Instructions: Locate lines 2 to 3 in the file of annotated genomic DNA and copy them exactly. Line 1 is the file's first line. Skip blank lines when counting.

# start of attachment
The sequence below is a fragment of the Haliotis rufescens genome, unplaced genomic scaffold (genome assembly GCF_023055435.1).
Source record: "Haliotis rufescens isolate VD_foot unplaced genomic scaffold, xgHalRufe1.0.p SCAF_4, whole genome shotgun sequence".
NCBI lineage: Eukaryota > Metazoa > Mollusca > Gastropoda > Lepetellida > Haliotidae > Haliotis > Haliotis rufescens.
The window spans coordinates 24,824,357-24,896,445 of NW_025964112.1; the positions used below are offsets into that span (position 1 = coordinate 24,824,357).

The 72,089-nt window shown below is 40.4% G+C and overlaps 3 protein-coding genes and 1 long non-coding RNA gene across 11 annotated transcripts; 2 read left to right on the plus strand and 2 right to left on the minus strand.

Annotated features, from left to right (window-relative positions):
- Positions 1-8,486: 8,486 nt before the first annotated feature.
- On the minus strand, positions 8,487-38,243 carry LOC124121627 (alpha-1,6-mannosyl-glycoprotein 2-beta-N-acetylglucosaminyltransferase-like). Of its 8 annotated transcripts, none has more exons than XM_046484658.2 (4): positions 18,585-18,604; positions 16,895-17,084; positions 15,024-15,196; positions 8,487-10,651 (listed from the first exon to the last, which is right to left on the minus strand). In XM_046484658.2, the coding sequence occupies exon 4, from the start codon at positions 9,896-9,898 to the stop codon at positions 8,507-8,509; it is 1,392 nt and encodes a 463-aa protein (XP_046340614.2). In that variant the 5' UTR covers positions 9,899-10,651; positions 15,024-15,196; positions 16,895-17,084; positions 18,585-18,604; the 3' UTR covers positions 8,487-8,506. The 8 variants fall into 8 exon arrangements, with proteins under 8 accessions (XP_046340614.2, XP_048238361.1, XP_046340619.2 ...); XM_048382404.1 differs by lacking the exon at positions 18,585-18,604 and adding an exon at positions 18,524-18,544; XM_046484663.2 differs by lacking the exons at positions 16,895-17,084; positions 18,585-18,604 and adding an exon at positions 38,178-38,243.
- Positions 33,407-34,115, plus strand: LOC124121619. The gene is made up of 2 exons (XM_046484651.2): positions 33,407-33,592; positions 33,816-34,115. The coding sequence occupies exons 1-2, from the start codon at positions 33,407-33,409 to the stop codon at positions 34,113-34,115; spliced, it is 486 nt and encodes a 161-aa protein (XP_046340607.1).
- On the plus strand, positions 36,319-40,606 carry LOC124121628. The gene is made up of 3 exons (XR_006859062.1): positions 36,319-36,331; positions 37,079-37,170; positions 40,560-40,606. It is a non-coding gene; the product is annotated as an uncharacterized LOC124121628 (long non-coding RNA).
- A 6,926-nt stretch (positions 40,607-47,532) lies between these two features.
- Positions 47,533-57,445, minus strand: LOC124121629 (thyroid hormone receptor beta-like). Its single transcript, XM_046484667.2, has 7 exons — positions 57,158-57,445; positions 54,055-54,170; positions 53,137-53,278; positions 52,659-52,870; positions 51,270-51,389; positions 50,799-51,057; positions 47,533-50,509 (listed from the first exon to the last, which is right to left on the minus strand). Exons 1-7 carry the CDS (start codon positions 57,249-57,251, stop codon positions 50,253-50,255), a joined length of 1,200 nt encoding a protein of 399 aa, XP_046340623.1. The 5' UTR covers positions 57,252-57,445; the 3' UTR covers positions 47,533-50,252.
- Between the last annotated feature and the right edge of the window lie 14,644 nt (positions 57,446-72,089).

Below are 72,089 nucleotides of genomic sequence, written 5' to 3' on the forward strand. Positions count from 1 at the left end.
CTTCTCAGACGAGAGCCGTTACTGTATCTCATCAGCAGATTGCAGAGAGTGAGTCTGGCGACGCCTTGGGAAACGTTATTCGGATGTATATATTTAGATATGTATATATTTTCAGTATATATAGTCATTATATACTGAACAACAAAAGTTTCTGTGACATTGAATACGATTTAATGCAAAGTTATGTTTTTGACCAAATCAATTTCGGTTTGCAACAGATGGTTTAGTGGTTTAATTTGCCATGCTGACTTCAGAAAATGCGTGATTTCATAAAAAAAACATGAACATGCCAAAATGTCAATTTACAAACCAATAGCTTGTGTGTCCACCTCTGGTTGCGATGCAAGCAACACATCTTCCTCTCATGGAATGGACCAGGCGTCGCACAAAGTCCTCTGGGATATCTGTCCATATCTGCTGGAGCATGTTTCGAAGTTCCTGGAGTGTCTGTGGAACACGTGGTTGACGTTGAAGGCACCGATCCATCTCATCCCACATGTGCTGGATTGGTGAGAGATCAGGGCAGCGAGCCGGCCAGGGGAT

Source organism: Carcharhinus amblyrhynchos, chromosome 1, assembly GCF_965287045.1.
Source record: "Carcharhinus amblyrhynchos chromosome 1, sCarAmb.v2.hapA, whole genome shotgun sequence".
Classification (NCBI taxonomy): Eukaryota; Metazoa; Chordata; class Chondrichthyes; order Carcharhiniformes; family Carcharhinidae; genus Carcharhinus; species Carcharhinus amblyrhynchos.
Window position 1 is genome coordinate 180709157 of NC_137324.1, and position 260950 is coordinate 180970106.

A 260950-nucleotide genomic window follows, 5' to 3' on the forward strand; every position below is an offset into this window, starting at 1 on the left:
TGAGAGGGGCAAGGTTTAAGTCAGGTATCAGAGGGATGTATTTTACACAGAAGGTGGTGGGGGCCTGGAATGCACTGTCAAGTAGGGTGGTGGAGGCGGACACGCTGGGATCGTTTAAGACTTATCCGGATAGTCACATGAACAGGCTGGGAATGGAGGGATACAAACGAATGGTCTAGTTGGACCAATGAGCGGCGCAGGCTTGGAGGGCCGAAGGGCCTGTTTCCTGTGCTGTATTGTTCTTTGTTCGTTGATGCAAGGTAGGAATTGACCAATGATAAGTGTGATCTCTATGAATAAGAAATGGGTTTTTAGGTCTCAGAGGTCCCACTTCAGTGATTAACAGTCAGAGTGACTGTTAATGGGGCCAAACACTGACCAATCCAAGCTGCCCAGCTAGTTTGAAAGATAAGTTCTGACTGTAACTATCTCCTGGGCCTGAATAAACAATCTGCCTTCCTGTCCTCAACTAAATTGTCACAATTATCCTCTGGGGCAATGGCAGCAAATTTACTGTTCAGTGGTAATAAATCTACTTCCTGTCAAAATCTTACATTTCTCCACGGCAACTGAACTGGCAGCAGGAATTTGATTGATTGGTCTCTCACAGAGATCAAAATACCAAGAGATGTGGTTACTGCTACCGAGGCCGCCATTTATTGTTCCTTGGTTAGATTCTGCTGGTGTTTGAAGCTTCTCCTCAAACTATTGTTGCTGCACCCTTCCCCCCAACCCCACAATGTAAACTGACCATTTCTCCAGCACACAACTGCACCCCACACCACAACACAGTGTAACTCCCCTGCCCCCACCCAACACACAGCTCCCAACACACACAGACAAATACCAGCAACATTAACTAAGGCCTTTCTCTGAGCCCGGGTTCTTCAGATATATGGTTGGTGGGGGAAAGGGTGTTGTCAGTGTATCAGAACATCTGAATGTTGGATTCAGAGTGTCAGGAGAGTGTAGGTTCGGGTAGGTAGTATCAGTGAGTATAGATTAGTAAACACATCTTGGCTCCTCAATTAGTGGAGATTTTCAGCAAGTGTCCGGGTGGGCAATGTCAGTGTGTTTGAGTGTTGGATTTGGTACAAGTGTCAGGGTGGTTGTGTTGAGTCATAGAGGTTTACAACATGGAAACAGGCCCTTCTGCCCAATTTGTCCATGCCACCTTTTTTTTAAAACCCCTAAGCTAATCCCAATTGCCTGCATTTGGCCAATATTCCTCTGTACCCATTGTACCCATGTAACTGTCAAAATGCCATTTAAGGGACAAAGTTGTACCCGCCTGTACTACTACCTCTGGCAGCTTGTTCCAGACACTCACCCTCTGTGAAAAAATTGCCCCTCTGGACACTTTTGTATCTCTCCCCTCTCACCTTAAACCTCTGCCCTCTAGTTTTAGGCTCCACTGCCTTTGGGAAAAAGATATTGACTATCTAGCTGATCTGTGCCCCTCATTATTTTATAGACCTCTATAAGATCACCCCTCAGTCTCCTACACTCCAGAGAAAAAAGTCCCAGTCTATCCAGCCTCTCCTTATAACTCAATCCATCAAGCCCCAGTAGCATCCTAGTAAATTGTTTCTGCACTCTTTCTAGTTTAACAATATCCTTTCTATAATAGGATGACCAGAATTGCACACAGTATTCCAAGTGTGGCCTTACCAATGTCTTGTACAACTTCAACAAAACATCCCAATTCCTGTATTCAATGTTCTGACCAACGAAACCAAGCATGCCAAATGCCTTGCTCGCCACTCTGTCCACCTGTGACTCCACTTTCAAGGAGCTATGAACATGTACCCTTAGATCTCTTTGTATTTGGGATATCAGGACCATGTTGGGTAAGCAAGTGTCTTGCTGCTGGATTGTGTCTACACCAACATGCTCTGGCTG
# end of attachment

Source record: "Haliotis rufescens isolate VD_foot unplaced genomic scaffold, xgHalRufe1.0.p SCAF_4, whole genome shotgun sequence".
NCBI lineage: Eukaryota > Metazoa > Mollusca > Gastropoda > Lepetellida > Haliotidae > Haliotis > Haliotis rufescens.